One of the results of this increased driving is that the air pollution in large Third World cities is often atrocious. In Delhi, for instance, it is estimated that two-thirds of children have harmful levels of lead in their blood. …

The rest of this article is only available to active members of Questia

Already a member? Log in now.

Notes for this article

Add a new note
If you are trying to select text to create highlights or citations, remember that you must now click or tap on the first word, and then click or tap on the last word.
One moment ...
Default project is now your active project.
Project items

Items saved from this article

This article has been saved
Highlights (0)
Some of your highlights are legacy items.

Highlights saved before July 30, 2012 will not be displayed on their respective source pages.

You can easily re-create the highlights by opening the book page or article, selecting the text, and clicking “Highlight.”

Citations (0)
Some of your citations are legacy items.

Any citation created before July 30, 2012 will labeled as a “Cited page.” New citations will be saved as cited passages, pages or articles.

We also added the ability to view new citations from your projects or the book or article where you created them.

Notes (0)
Bookmarks (0)

You have no saved items from this article

Project items include:
  • Saved book/article
  • Highlights
  • Quotes/citations
  • Notes
  • Bookmarks
Notes
Cite this article

Cited article

Style
Citations are available only to our active members.
Buy instant access to cite pages or passages in MLA, APA and Chicago citation styles.

(Einhorn, 1992, p. 25)

(Einhorn 25)

1. Lois J. Einhorn, Abraham Lincoln, the Orator: Penetrating the Lincoln Legend (Westport, CT: Greenwood Press, 1992), 25, http://www.questia.com/read/27419298.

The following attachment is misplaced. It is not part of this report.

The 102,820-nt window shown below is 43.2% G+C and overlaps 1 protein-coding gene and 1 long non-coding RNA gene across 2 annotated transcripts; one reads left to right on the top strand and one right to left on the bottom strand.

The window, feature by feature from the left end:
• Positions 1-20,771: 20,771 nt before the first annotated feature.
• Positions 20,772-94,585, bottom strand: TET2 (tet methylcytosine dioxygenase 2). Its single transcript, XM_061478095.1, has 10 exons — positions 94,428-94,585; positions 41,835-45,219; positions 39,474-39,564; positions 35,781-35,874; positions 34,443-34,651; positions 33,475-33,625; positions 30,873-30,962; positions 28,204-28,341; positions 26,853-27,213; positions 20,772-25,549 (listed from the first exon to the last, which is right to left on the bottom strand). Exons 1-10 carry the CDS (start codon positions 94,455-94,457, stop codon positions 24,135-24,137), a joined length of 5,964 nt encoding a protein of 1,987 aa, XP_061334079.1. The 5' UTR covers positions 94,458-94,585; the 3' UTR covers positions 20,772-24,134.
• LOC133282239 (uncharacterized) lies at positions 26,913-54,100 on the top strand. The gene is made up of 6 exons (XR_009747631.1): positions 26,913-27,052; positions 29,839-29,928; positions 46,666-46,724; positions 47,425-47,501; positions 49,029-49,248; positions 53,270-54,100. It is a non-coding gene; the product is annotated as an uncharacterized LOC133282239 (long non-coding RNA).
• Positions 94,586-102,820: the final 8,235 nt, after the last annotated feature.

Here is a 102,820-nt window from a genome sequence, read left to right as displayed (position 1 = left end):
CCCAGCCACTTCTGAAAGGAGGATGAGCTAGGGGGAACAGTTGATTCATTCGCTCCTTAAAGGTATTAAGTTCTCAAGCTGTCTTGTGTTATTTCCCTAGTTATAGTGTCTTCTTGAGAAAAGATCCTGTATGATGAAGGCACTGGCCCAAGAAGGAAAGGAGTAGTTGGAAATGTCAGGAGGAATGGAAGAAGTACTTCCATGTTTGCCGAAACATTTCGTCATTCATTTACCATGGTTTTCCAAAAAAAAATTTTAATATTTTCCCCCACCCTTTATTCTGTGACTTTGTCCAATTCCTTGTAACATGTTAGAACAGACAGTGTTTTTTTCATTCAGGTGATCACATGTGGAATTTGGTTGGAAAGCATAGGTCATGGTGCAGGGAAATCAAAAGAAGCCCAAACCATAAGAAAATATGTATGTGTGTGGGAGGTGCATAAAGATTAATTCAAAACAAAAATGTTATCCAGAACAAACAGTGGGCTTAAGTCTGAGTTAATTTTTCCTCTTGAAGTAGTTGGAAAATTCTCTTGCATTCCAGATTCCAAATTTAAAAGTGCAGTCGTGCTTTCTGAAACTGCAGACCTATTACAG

Cited article

Pedal Power
Settings

Settings

Typeface
Text size Smaller Larger Reset View mode
Search within

Search within this article

Look up

Look up a word

  • Dictionary
  • Thesaurus
Please submit a word or phrase above.
Print this page

Print this page

Why can't I print more than one page at a time?

Help
Full screen

matching results for page

    Questia reader help

    How to highlight and cite specific passages

    1. Click or tap the first word you want to select.
    2. Click or tap the last word you want to select, and you’ll see everything in between get selected.
    3. You’ll then get a menu of options like creating a highlight or a citation from that passage of text.

    OK, got it!

    Cited passage

    Style
    Citations are available only to our active members.
    Buy instant access to cite pages or passages in MLA, APA and Chicago citation styles.

    "Portraying himself as an honest, ordinary person helped Lincoln identify with his audiences." (Einhorn, 1992, p. 25).

    "Portraying himself as an honest, ordinary person helped Lincoln identify with his audiences." (Einhorn 25)

    "Portraying himself as an honest, ordinary person helped Lincoln identify with his audiences."1

    1. Lois J. Einhorn, Abraham Lincoln, the Orator: Penetrating the Lincoln Legend (Westport, CT: Greenwood Press, 1992), 25, http://www.questia.com/read/27419298.

    Cited passage

    Thanks for trying Questia!

    Please continue trying out our research tools, but please note, full functionality is available only to our active members.

    Your work will be lost once you leave this Web page.

    Buy instant access to save your work.

    Already a member? Log in now.

    Author Advanced search

    Oops!

    An unknown error has occurred. Please click the button below to reload the page. If the problem persists, please try again in a little while.